The next skin tone I want to work on is the reddish tone of the face. To do that, add another fill layer that only affects color, choose the kind of red you wish in the base color slot. Assign a black mask to this fill layer, choose a dirt brush with low opacity and low flow, and paint on the areas that you want the reddish color to show up on.
Repeat the same process until you have all the colors you want on the face!
The colors I created are:
- A neutral tone as the base
- A reddish tone for mostly the center of the face or any areas that have a lot of blood flowing underneath
- A yellowish tone mostly for the upper face or any areas that are closer to the bone with less blood flowing underneath
- A blueish/purplish tone for the corner of the eyes, nose, lips
- A darker reddish tone for the eye circle and corner of the nose
- A greenish tone for small areas that are really close to the bone
You should be able to get a decent color following these general color directions. Depending on the ethnicity and skin quality of your face, you will need to adjust them in your own way. This is where you can be creative and have some fun!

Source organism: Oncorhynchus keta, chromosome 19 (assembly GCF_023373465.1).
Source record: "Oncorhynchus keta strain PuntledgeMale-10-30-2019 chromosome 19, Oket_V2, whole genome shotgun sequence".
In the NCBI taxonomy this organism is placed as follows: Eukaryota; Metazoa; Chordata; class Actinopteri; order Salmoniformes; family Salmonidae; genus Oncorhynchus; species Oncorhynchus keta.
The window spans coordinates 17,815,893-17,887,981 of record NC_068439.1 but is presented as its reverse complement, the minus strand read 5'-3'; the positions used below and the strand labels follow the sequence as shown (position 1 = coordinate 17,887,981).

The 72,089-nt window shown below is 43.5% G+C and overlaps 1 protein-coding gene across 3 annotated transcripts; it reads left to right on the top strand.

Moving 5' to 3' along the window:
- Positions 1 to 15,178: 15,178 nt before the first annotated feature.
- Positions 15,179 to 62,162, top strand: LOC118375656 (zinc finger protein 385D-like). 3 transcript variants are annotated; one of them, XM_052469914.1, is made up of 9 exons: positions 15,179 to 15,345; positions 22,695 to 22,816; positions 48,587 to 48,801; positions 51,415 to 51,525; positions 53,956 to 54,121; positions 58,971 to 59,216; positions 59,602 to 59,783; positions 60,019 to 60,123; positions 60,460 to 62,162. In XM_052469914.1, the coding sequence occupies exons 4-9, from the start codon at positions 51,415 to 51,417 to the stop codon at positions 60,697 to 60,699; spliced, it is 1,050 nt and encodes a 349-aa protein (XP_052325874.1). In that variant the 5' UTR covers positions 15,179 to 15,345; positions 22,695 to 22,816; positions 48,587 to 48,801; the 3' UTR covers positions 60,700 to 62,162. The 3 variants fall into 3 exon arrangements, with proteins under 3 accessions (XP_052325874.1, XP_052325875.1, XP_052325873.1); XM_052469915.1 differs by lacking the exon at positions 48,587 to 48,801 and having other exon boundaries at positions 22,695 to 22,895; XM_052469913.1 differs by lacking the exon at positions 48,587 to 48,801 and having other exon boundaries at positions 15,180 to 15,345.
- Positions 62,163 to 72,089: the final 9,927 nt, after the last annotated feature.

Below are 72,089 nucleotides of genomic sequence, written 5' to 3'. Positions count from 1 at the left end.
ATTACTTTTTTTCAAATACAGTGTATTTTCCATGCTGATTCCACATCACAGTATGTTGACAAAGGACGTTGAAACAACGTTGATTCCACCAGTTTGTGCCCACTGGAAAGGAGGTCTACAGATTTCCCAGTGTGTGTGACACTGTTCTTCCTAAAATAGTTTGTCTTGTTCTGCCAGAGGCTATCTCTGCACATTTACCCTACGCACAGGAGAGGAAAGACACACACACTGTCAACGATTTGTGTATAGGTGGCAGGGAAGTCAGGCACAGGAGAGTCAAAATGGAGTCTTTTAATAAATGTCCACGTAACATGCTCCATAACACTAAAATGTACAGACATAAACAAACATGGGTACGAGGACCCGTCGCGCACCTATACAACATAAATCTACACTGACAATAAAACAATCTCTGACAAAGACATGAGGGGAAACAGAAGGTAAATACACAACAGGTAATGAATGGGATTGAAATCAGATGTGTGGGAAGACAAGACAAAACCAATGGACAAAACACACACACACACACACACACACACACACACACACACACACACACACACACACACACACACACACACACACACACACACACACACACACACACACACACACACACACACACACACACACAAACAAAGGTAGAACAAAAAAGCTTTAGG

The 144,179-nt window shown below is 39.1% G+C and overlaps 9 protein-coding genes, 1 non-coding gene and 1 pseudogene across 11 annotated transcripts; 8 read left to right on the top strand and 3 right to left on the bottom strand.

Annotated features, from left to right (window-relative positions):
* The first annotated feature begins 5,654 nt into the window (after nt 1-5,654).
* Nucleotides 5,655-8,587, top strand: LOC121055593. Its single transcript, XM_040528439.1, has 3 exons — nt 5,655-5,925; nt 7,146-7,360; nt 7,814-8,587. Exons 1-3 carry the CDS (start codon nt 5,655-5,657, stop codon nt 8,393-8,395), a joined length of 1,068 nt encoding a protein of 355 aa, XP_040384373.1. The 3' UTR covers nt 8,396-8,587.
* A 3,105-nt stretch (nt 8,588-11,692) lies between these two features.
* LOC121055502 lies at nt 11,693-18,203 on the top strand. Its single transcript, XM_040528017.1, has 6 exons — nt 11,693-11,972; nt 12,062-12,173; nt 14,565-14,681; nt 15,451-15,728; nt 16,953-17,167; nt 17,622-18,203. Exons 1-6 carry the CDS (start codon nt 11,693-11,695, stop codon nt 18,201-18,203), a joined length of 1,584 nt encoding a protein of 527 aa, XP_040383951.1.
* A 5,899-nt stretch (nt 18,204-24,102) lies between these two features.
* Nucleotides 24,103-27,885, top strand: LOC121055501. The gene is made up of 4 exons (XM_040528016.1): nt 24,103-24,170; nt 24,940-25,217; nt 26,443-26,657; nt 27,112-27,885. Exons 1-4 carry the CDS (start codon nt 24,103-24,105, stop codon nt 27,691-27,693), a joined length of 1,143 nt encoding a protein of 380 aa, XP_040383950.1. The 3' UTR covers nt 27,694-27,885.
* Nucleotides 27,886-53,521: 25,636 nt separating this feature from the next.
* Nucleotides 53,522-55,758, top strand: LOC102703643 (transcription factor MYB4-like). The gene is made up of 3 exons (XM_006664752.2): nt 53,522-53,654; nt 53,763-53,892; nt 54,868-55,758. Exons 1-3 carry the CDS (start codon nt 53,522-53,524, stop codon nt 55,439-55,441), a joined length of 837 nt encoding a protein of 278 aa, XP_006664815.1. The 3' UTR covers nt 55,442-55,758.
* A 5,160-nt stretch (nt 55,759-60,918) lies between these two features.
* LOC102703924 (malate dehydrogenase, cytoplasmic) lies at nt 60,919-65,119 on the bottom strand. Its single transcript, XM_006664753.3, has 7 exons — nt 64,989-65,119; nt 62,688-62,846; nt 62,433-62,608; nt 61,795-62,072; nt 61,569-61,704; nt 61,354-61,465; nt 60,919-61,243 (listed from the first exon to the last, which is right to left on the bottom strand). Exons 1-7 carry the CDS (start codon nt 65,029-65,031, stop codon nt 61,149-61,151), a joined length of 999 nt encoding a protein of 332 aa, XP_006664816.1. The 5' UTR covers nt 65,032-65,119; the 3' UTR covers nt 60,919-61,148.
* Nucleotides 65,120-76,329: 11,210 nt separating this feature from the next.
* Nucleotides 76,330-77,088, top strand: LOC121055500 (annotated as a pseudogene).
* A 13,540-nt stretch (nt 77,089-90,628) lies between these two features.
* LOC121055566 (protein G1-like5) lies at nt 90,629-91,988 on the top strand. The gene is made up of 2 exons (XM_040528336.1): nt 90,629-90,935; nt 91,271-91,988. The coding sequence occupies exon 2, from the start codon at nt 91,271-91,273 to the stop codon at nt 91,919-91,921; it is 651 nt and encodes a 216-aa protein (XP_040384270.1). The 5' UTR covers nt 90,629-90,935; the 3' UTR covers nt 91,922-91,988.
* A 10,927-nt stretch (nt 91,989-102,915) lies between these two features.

Breaking Up the Color
It’s great that we have all these colors on the face now, but they do look very airbrushed and unnatural. When you look at a face, everything can seem very soft but there is a spotty quality to the colors. We can achieve a photo-realistic look by using only a texture brush but that can mean a lot of hand-painting and will require more time. I found that using a procedure map to break up your hand paint is a faster way to achieve that specific skin quality.
What I decided to do is to create a new fill layer on top of my black mask that I have been painting on to reveal the colors. Then I will assign a procedure map to the fill layer, adjust its intensity and density, and multiply on top of the black mask to break up my hand paint.
We will use BnW Spots 1 to break up the color mask we just painted to give the color that spotty look!
I repeated the same process for all my colors and adjusted the procedure map to get the look I like.
Adding Roughness and Scattering